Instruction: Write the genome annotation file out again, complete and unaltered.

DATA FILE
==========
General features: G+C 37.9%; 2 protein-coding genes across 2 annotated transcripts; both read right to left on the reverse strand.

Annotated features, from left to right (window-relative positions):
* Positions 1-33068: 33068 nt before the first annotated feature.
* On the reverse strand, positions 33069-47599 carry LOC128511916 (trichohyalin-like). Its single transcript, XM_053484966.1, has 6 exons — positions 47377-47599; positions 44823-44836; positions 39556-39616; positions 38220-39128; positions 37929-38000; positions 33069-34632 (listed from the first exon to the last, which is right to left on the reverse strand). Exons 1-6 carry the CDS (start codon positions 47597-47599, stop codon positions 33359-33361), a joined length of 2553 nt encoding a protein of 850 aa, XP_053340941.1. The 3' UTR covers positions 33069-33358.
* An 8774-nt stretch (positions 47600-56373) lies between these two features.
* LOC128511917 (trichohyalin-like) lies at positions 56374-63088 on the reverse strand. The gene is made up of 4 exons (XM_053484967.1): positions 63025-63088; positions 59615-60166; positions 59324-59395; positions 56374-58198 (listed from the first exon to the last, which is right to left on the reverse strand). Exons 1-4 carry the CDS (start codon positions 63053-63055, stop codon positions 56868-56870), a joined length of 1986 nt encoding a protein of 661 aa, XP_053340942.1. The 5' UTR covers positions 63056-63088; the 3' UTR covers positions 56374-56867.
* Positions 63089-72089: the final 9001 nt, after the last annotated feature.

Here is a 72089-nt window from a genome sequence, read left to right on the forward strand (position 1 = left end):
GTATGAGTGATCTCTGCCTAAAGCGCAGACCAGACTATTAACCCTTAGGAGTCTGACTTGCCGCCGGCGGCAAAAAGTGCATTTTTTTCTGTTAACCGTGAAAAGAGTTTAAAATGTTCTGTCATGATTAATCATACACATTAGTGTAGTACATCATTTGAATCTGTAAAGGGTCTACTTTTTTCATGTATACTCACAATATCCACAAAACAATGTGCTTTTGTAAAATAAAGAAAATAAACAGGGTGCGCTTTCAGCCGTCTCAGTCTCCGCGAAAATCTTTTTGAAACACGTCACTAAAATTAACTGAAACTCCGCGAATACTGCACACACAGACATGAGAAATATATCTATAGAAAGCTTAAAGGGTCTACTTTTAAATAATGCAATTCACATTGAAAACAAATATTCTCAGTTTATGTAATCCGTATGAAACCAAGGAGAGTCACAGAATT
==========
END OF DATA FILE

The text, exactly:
General features: G+C 37.9%; 2 protein-coding genes across 2 annotated transcripts; both read right to left on the reverse strand.

Annotated features, from left to right (window-relative positions):
* Positions 1-33068: 33068 nt before the first annotated feature.
* On the reverse strand, positions 33069-47599 carry LOC128511916 (trichohyalin-like). Its single transcript, XM_053484966.1, has 6 exons — positions 47377-47599; positions 44823-44836; positions 39556-39616; positions 38220-39128; positions 37929-38000; positions 33069-34632 (listed from the first exon to the last, which is right to left on the reverse strand). Exons 1-6 carry the CDS (start codon positions 47597-47599, stop codon positions 33359-33361), a joined length of 2553 nt encoding a protein of 850 aa, XP_053340941.1. The 3' UTR covers positions 33069-33358.
* An 8774-nt stretch (positions 47600-56373) lies between these two features.
* LOC128511917 (trichohyalin-like) lies at positions 56374-63088 on the reverse strand. The gene is made up of 4 exons (XM_053484967.1): positions 63025-63088; positions 59615-60166; positions 59324-59395; positions 56374-58198 (listed from the first exon to the last, which is right to left on the reverse strand). Exons 1-4 carry the CDS (start codon positions 63053-63055, stop codon positions 56868-56870), a joined length of 1986 nt encoding a protein of 661 aa, XP_053340942.1. The 5' UTR covers positions 63056-63088; the 3' UTR covers positions 56374-56867.
* Positions 63089-72089: the final 9001 nt, after the last annotated feature.

Here is a 72089-nt window from a genome sequence, read left to right on the forward strand (position 1 = left end):
GTATGAGTGATCTCTGCCTAAAGCGCAGACCAGACTATTAACCCTTAGGAGTCTGACTTGCCGCCGGCGGCAAAAAGTGCATTTTTTTCTGTTAACCGTGAAAAGAGTTTAAAATGTTCTGTCATGATTAATCATACACATTAGTGTAGTACATCATTTGAATCTGTAAAGGGTCTACTTTTTTCATGTATACTCACAATATCCACAAAACAATGTGCTTTTGTAAAATAAAGAAAATAAACAGGGTGCGCTTTCAGCCGTCTCAGTCTCCGCGAAAATCTTTTTGAAACACGTCACTAAAATTAACTGAAACTCCGCGAATACTGCACACACAGACATGAGAAATATATCTATAGAAAGCTTAAAGGGTCTACTTTTAAATAATGCAATTCACATTGAAAACAAATATTCTCAGTTTATGTAATCCGTATGAAACCAAGGAGAGTCACAGAATT